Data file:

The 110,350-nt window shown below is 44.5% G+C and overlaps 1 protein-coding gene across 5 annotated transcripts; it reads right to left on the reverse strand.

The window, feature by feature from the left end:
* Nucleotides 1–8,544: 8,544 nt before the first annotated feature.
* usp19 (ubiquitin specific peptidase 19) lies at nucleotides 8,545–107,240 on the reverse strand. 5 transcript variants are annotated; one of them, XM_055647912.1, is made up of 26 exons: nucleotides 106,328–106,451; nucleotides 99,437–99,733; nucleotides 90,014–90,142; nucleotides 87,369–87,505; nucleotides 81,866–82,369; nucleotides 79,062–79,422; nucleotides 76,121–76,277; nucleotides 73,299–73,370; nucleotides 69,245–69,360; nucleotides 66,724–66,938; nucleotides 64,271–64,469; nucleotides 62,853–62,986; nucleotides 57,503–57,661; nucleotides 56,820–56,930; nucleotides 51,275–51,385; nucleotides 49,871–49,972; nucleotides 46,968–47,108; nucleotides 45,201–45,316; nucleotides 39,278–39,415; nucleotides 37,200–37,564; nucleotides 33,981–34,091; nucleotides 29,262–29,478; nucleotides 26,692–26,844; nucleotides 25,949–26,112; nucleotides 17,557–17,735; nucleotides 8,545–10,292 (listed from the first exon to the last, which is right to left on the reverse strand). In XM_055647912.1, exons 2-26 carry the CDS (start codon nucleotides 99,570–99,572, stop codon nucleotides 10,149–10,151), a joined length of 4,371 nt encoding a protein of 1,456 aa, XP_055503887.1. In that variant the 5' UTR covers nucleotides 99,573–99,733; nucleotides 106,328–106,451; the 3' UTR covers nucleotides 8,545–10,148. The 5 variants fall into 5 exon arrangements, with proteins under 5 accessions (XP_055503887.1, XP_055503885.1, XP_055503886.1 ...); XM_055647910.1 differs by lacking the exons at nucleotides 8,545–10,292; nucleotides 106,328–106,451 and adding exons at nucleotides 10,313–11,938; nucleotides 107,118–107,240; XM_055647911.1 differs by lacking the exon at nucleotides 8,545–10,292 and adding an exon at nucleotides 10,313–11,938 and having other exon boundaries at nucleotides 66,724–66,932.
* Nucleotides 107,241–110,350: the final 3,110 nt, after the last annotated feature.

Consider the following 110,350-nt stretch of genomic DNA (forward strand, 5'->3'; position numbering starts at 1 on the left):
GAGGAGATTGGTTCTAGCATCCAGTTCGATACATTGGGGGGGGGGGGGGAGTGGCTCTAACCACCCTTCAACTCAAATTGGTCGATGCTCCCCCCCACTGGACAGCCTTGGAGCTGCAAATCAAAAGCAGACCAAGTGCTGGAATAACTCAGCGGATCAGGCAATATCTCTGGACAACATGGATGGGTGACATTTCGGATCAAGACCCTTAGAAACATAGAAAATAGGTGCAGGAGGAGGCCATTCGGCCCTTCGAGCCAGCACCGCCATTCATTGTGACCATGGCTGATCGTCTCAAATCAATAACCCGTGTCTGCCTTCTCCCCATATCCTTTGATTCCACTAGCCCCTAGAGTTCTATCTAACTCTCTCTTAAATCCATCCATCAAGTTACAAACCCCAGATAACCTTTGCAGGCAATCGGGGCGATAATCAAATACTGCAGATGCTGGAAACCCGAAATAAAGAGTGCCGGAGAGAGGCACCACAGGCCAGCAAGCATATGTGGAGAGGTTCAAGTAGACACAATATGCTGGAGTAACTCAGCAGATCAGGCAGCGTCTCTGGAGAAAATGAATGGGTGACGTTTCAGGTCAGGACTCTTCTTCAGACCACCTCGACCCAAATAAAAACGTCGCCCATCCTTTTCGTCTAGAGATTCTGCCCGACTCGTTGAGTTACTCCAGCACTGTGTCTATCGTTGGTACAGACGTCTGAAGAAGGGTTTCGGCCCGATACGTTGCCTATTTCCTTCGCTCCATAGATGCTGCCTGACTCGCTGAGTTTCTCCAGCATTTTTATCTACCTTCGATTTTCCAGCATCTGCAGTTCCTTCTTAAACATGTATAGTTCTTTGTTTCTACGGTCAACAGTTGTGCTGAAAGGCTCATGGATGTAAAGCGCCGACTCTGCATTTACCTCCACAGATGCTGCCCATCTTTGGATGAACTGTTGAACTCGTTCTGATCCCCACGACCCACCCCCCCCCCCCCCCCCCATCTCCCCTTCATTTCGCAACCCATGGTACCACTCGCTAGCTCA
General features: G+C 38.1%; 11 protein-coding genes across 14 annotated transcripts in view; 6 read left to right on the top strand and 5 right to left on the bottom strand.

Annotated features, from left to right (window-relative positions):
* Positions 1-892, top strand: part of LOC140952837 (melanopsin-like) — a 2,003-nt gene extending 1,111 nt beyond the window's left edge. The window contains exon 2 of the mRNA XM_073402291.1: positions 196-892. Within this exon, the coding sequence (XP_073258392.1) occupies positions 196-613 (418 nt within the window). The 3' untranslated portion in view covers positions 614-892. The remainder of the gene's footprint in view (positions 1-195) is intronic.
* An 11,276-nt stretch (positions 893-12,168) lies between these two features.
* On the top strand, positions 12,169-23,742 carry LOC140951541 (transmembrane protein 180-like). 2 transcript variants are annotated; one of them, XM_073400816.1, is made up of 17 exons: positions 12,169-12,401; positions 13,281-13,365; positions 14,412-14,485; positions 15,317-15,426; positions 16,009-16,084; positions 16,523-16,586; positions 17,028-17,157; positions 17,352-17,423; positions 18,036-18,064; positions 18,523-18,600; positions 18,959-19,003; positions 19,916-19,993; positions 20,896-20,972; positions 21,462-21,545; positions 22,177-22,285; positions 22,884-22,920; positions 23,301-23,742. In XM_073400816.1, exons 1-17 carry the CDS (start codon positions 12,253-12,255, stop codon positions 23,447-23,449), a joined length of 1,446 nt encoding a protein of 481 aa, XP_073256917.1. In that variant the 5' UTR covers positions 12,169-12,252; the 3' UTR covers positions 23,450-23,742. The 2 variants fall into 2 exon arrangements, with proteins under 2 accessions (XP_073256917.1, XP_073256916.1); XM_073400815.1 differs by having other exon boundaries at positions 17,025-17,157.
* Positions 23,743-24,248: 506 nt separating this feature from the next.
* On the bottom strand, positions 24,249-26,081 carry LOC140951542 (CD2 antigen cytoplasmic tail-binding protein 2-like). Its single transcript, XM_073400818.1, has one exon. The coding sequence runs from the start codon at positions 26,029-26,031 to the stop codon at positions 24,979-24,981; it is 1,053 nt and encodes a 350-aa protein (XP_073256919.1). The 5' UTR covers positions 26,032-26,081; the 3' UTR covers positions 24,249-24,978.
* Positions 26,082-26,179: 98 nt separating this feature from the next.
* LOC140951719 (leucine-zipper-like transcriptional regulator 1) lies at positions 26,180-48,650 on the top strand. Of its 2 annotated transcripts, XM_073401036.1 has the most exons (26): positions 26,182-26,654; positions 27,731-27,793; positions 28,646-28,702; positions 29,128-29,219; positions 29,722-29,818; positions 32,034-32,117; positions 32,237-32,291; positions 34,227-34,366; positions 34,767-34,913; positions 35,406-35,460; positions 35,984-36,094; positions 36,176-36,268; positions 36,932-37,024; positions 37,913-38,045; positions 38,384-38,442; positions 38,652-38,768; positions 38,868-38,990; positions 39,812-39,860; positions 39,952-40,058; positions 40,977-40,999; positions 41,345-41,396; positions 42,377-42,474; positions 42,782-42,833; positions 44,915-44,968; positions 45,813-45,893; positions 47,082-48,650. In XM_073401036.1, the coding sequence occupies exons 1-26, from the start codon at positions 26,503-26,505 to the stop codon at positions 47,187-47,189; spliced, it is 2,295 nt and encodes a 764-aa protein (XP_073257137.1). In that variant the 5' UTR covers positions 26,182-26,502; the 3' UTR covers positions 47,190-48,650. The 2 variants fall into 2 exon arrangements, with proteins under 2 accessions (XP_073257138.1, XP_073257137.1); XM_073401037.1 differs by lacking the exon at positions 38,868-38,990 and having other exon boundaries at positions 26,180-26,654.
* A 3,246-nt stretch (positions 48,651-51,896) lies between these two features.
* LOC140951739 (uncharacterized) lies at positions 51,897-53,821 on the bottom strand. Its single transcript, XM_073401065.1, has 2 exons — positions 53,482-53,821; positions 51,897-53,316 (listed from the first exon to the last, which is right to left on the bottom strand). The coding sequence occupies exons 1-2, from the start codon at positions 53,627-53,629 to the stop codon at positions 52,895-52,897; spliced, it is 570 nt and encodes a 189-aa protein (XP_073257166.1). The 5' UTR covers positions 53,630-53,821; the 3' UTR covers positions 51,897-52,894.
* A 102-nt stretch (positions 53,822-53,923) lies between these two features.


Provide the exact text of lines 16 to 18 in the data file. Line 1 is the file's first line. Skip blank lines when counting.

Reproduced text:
* LOC140951719 (leucine-zipper-like transcriptional regulator 1) lies at positions 26,180-48,650 on the top strand. Of its 2 annotated transcripts, XM_073401036.1 has the most exons (26): positions 26,182-26,654; positions 27,731-27,793; positions 28,646-28,702; positions 29,128-29,219; positions 29,722-29,818; positions 32,034-32,117; positions 32,237-32,291; positions 34,227-34,366; positions 34,767-34,913; positions 35,406-35,460; positions 35,984-36,094; positions 36,176-36,268; positions 36,932-37,024; positions 37,913-38,045; positions 38,384-38,442; positions 38,652-38,768; positions 38,868-38,990; positions 39,812-39,860; positions 39,952-40,058; positions 40,977-40,999; positions 41,345-41,396; positions 42,377-42,474; positions 42,782-42,833; positions 44,915-44,968; positions 45,813-45,893; positions 47,082-48,650. In XM_073401036.1, the coding sequence occupies exons 1-26, from the start codon at positions 26,503-26,505 to the stop codon at positions 47,187-47,189; spliced, it is 2,295 nt and encodes a 764-aa protein (XP_073257137.1). In that variant the 5' UTR covers positions 26,182-26,502; the 3' UTR covers positions 47,190-48,650. The 2 variants fall into 2 exon arrangements, with proteins under 2 accessions (XP_073257138.1, XP_073257137.1); XM_073401037.1 differs by lacking the exon at positions 38,868-38,990 and having other exon boundaries at positions 26,180-26,654.
* A 3,246-nt stretch (positions 48,651-51,896) lies between these two features.
* LOC140951739 (uncharacterized) lies at positions 51,897-53,821 on the bottom strand. Its single transcript, XM_073401065.1, has 2 exons — positions 53,482-53,821; positions 51,897-53,316 (listed from the first exon to the last, which is right to left on the bottom strand). The coding sequence occupies exons 1-2, from the start codon at positions 53,627-53,629 to the stop codon at positions 52,895-52,897; spliced, it is 570 nt and encodes a 189-aa protein (XP_073257166.1). The 5' UTR covers positions 53,630-53,821; the 3' UTR covers positions 51,897-52,894.